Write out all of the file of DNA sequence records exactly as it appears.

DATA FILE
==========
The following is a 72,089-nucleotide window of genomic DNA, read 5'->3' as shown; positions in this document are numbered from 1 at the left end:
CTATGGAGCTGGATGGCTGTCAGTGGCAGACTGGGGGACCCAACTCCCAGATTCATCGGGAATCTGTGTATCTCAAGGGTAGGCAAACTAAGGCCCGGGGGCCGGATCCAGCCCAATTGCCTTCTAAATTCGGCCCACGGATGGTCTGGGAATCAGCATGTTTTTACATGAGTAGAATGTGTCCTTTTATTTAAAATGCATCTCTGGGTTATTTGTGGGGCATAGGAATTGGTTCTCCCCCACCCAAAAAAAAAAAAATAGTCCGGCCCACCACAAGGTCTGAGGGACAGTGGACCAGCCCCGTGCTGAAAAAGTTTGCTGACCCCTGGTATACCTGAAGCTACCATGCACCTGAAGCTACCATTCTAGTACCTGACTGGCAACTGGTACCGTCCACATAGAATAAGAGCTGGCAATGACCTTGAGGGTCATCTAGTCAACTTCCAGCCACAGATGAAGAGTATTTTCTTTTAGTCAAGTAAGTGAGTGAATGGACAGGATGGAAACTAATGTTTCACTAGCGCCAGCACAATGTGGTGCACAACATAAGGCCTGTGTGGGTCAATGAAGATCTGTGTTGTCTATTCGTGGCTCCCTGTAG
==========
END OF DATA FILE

The following is a 72,089-nucleotide window of genomic DNA, read 5'->3' as shown; positions in this document are numbered from 1 at the left end:
CTATGGAGCTGGATGGCTGTCAGTGGCAGACTGGGGGACCCAACTCCCAGATTCATCGGGAATCTGTGTATCTCAAGGGTAGGCAAACTAAGGCCCGGGGGCCGGATCCAGCCCAATTGCCTTCTAAATTCGGCCCACGGATGGTCTGGGAATCAGCATGTTTTTACATGAGTAGAATGTGTCCTTTTATTTAAAATGCATCTCTGGGTTATTTGTGGGGCATAGGAATTGGTTCTCCCCCACCCAAAAAAAAAAAAATAGTCCGGCCCACCACAAGGTCTGAGGGACAGTGGACCAGCCCCGTGCTGAAAAAGTTTGCTGACCCCTGGTATACCTGAAGCTACCATGCACCTGAAGCTACCATTCTAGTACCTGACTGGCAACTGGTACCGTCCACATAGAATAAGAGCTGGCAATGACCTTGAGGGTCATCTAGTCAACTTCCAGCCACAGATGAAGAGTATTTTCTTTTAGTCAAGTAAGTGAGTGAATGGACAGGATGGAAACTAATGTTTCACTAGCGCCAGCACAATGTGGTGCACAACATAAGGCCTGTGTGGGTCAATGAAGATCTGTGTTGTCTATTCGTGGCTCCCTGTAG